Putting the taste to the test

- Last updated on GMT

Related tags: Sauvignon blanc, Chardonnay

How many of you list more than one New Zealand Sauvignon Blanc? Not many, I bet. I ask because there's quite a variation between the styles....

How many of you list more than one New Zealand Sauvignon Blanc? Not many, I bet. I ask because there's quite a variation between the styles. Sauvignon Blanc from Hawkes Bay is a different animal from, say, Sauvignon grown in Marlborough.

And as New Zealand Sauvignon Blanc is featured on practically every pub list, it pays to think about the flavours coming out of the bottle: do you want cut grass and gooseberries, or do you want more tropical fruit flavours? Both, hopefully.

Would you believe there's even an annual conference to discuss this very issue? The Sauvignon Blanc Forum was held in Auckland in August last year to chat about the challenges and opportunities facing New Zealand's most sought-after grape variety. And it is, you know ­ latest figures declare that Sauvignon Blanc hogs 42% of all New Zealand's wine production, followed by Chardonnay with 22% and Pinot Noir with 12%.

For good reason ­ at last year's International Wine and Spirit Competition, New Zealand took all the golds in the Sauvignon Blanc category (double the number of golds of any other Sauvignon Blanc producing country), as well as claiming the Sauvignon Blanc Trophy for Villa Maria Cellar Selection Marlborough Sauvignon Blanc 2003. And it scooped the best International Sauvignon Blanc over £10 Trophy at the first ever Decanter World Wine Awards (St Clair Wairau Reserve 2003).

But enough trumpet blowing. You get the message: the world likes New Zealand Sauvignon Blanc, though we like it best ­ the UK is the country's main export destination, accounting for 44% of all exports (more than 30 million litres).

But what do we really know about it? Most of you will be familiar with Marlborough Sauvignon Blanc ­ the biggest wine-producing region on the north bit of the South Island, home to wine giant Montana, which first put the grape on the map.

And I'll never forget my first glass of it ­ attention-grabbingly pungent, with its racy asparagus and gooseberry fruit. I was hooked.

Now I'm intrigued. New Zealand Wine Growers held a tasting in town recently to show off the diversity of styles, something the University of Auckland will be working on over the next few years.

The research boffins may be asking: what is the impact of terroir on the variety? How do viticultural practices affect flavour? How will different yeasts enhance specific flavour components during fermentation? But all I'm asking, as I swirl away, is why does Central Otago Sauvignon taste different to Hawkes Bay Sauvignon? And that question goes to Matt Thomson, Kiwi wine consultant extraordinaire, and the host of the event, held, suitably, at Kiwi Mecca, Peter Gordon's Providores in London's Marylebone High Street.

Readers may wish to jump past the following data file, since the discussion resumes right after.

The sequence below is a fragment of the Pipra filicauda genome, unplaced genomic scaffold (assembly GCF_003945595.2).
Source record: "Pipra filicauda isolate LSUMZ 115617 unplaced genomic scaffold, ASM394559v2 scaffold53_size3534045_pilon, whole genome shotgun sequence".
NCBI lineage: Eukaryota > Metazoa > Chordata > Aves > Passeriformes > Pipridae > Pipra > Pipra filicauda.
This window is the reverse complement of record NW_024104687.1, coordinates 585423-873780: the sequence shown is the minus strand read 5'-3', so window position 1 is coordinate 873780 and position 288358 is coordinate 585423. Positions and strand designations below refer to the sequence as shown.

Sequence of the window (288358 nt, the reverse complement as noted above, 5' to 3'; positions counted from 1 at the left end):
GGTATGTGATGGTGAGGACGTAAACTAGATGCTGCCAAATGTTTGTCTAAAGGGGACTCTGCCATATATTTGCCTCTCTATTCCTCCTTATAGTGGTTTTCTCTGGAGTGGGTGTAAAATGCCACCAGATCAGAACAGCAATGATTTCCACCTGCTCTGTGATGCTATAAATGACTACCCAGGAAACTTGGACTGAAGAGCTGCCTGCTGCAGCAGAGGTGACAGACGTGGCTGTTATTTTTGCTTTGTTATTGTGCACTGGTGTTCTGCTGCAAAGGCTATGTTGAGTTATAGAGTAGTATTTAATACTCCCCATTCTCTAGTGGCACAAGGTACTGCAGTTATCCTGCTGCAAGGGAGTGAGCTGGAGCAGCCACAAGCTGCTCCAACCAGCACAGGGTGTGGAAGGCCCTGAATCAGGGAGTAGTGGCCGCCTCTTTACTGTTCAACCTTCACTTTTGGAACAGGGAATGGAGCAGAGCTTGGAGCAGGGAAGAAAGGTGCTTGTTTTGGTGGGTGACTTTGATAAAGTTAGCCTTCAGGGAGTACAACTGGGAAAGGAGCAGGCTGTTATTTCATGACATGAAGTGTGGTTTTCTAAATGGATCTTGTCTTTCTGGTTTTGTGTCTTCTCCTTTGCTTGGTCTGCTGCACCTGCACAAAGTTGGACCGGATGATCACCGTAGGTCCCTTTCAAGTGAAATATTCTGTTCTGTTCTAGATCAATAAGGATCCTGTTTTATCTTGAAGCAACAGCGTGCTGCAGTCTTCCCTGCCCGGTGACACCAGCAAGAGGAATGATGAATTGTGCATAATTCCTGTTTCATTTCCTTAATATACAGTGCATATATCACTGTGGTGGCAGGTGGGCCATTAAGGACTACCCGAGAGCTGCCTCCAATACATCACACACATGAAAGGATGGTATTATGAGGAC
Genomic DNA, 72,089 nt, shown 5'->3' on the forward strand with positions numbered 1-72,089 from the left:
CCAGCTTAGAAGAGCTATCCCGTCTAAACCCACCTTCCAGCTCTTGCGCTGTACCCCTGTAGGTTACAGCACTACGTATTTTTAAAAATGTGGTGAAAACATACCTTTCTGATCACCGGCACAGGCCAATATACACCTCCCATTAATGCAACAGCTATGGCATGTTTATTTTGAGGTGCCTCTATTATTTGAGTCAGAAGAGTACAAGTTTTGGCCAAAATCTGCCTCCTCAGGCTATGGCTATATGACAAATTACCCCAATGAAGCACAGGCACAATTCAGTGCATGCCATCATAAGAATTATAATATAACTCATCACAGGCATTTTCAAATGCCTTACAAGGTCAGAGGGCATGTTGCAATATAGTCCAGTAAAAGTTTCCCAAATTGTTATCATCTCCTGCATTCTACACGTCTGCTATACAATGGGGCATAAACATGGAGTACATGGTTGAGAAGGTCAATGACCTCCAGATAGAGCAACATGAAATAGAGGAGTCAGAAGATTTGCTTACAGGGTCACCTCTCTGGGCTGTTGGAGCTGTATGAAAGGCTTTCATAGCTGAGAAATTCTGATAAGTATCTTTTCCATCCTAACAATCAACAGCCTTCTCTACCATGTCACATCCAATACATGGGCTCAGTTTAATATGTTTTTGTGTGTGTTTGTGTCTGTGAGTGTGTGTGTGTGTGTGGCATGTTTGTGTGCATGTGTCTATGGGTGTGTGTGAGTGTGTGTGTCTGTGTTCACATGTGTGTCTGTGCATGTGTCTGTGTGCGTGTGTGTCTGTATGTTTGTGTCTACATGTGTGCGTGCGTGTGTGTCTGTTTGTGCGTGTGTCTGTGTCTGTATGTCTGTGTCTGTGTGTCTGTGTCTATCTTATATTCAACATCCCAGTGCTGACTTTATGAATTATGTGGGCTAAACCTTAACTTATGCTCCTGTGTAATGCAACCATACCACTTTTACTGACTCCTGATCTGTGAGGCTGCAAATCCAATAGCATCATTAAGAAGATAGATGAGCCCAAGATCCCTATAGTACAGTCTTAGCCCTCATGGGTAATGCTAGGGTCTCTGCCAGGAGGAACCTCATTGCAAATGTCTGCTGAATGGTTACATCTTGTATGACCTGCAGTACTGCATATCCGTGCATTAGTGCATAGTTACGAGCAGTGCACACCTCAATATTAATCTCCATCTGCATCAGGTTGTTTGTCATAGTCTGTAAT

"Otago is the closest to a continental climate we have. Clay soils, cool nights, hot afternoons, and a shorter growing season," he explains, nose stuck into Mount Difficulty's 2004 Sauvignon Blanc, which is showing loitering tropical fruits, and a classy texture thanks to a smidgen of barrel fermen-tation, helping it to pair brilliantly with Gordon's roast halibut and smoky piquillo pepper relish.

The Hawkes Bay Sauvignon, on the other hand, from Morton Estate using Colefield Vineyard fruit is more of your citrussy kick, though coincidentally also fermented in oak (a growing trend ­ "it makes the wine last longer in the bottle and gives it some weight," says Thomson). It set off Gordon's crab and tofu fritter with wasabi flavoured tobiko (flying fish eggs) a treat. "That's down to your free-draining gravely soils thanks to deposits made on the river terraces more than 30,000 years ago," explains Thomson.

My favourite SB of the tasting, though, is Mudhouse from Marlborough, Sauvignon's New Zealand powerhouse. Created by Thomson (he gets around, that boy), the wine is packed with elderflower and white currants, doing more than justice to the crispy deep-fried organic salmon nori roll with sweet soy. "It's very windy in Marlborough, which is a great advantage ­ it dries out the grapes, so they ripen without rot. But there are many different soil types within Marlborough, which also affects the flavour. Will there be sub-regions here in years to come? Without a doubt," Thomson predicts. So hands up all those who thought all New Zealand Sauvignon Blanc tasted pretty much the same?

For stockist details contact New Zealand Winegrowers on 0207 973 8079.

Related topics: Events & Occasions

Property of the week

Follow us

Pub Trade Guides

View more